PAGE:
When I moved here from Melbourne it was a real shock to my snobby taste-buds that there was no decent coffee. Thank God the Aussie baristas took over New York's coffee scene and since about 2014 you can now get a decent cup of Toby's Estate from over a dozen awesome Aussie coffee venues. I won't list them all here, but you can see the best ones here: http://www.nytimes.com/2014/07/30/dining/australians-arrive-serving-breakfast.html?_r=0 My personal favourites are 9th Street espresso (e9th & Ave C), Little Collins (667 Lexington Ave) -are you sensing a pattern here?- and the other 9th Street Espresso (10th Street & Avenue B, also 10th and B opposite the park). There's heaps more and they're all great but it'll depend on where you're staying. Those are my regulars.
Things to do!
Sophie and I spend our time one of three ways: At Bars, At Comedy Shows, or at Jazz Clubs. Most times all-three. I can only recommend what I know well, that hasn’t closed and been replaced with a Chase Bank, Duane Reade or a Starbucks:
Want to come see me do a comedy show? I always post my dates online at www.jasonchatfieldcomedy.com
I would, however, highly recommend you hit up the Comedy Cellar and try to get tickets to a 9:30 or 11:30 show mid-week for maximum chance of seeing a big drop-in by someone like Dave Chapelle, Chris Rock, Amy Schumer etc. Book online at http://www.comedycellar.com/reservation/ - Do it before you leave. They sell out every show. (And try to book in the 'original' Comedy Cellar on MacDougal street, not the Fat Black Pussycat or the Village Underground. The original is the best.)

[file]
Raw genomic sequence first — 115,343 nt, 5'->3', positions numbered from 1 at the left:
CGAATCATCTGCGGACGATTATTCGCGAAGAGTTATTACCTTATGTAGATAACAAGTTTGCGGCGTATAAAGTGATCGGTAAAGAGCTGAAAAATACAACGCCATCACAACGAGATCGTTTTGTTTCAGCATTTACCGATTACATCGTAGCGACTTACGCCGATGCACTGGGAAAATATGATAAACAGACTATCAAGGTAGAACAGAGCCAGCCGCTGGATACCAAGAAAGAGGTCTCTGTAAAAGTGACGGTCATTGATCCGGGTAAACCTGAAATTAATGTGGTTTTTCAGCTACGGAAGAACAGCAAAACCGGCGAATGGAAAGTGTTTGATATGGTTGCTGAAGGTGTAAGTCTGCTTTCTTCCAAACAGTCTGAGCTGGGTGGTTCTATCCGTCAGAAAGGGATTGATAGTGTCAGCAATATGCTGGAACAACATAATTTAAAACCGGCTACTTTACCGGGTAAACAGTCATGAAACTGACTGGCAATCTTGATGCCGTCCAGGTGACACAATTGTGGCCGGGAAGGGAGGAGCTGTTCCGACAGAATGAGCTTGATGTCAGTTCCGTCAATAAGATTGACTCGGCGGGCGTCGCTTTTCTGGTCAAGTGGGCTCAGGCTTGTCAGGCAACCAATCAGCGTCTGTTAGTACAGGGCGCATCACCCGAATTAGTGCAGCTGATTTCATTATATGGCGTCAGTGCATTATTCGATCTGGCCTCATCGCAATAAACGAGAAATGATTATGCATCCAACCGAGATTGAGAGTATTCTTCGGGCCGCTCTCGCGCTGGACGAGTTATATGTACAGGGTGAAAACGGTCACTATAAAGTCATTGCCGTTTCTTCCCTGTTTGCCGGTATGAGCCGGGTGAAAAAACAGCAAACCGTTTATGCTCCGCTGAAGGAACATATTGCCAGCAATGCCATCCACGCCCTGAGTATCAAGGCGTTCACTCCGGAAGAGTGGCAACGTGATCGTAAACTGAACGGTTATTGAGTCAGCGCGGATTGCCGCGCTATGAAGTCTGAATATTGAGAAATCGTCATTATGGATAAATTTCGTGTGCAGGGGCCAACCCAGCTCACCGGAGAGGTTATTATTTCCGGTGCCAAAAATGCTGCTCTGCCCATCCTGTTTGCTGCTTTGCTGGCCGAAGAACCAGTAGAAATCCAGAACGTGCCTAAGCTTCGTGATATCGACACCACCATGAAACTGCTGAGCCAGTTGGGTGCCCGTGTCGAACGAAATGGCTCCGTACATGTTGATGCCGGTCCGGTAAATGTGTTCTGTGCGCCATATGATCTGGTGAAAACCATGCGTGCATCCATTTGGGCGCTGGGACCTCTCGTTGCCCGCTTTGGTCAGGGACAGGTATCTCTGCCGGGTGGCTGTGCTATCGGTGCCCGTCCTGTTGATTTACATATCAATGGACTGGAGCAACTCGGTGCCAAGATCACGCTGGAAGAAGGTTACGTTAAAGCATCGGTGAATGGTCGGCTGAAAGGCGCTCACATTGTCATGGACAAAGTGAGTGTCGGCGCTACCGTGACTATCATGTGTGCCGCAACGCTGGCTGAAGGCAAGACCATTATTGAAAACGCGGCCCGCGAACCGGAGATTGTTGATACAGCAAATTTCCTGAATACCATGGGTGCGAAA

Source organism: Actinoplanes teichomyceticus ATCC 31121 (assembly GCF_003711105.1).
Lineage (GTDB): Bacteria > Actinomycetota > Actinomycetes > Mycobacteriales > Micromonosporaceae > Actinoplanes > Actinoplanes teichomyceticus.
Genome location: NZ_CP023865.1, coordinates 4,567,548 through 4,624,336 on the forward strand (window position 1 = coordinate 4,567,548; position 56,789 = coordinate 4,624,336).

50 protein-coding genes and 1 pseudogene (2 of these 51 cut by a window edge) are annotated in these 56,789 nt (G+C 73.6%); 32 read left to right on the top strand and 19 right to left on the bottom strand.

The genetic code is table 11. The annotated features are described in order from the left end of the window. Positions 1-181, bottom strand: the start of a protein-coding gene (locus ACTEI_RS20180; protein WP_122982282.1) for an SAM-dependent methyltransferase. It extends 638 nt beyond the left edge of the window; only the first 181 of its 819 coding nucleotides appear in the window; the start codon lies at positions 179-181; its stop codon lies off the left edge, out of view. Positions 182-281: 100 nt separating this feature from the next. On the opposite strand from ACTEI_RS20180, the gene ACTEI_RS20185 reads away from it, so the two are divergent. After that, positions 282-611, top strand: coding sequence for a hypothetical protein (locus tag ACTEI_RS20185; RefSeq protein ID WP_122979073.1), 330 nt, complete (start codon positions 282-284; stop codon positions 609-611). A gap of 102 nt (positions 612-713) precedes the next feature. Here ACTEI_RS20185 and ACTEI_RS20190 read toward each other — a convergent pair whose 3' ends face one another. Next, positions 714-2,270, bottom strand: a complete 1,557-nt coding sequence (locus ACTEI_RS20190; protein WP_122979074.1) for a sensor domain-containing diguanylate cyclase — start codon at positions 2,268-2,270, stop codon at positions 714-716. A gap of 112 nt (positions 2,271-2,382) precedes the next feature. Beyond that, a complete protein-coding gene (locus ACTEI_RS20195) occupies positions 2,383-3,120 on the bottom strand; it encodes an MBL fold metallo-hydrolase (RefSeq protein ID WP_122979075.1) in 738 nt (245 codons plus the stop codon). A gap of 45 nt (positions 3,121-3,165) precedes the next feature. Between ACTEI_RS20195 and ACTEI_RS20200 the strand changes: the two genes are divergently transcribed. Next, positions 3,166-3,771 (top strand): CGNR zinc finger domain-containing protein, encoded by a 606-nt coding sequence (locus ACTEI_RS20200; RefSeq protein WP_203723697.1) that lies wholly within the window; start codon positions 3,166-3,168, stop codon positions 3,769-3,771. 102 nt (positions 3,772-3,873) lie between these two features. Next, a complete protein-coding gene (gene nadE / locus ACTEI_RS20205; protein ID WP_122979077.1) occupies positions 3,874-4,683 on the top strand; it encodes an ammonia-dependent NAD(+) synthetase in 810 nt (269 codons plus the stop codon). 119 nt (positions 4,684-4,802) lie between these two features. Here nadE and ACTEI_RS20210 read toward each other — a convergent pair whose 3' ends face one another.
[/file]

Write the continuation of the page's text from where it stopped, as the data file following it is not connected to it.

If you can’t get in at the cellar, the next best are Stand Up New York, Gotham Comedy Club, Carolines on Broadway, New York Comedy Club (Gramercy or East Village locations), Dangerfields, The Comic Strip Live, Broadway Comedy Club, Greenwich Village Comedy Club — or check out TimeOut New York for the latest independent non-club shows. Some of the best comedy you’ll ever see is at an indy show like Picture This! in Brooklyn.
New York is the home of Jazz (Okay, New Orleans, calm down. I’ll get to you later.) It’s the home of the Jazz Industry. The term “The Big Apple” was coined by the jazz greats of yesteryear, who used the term for when a musician had ‘made it’ (in the big city.) New York has some of the best jazz clubs on Earth. The only others that come close are the Green Mill in Chicago, The Spotted Cat in New Orleans, or Ronnie Scott’s in London. (Sorry, Amsterdam.)
The following are recommendations based on our own taste, but we’ve tried them all many times to come to this order:
Mezzrow: This is kind of our ‘home club’. It’s a small, —tiny, in fact— intimate, 35-seater. They do two shows every night, sometimes three. The owner and bar staff are (shocker) Aussies. We love the artists that play there, we love the space, we love the whole vibe of the place.
A close second is Smalls- right across the street. Great jazz, great late-night jam, and importantly, great cocktails.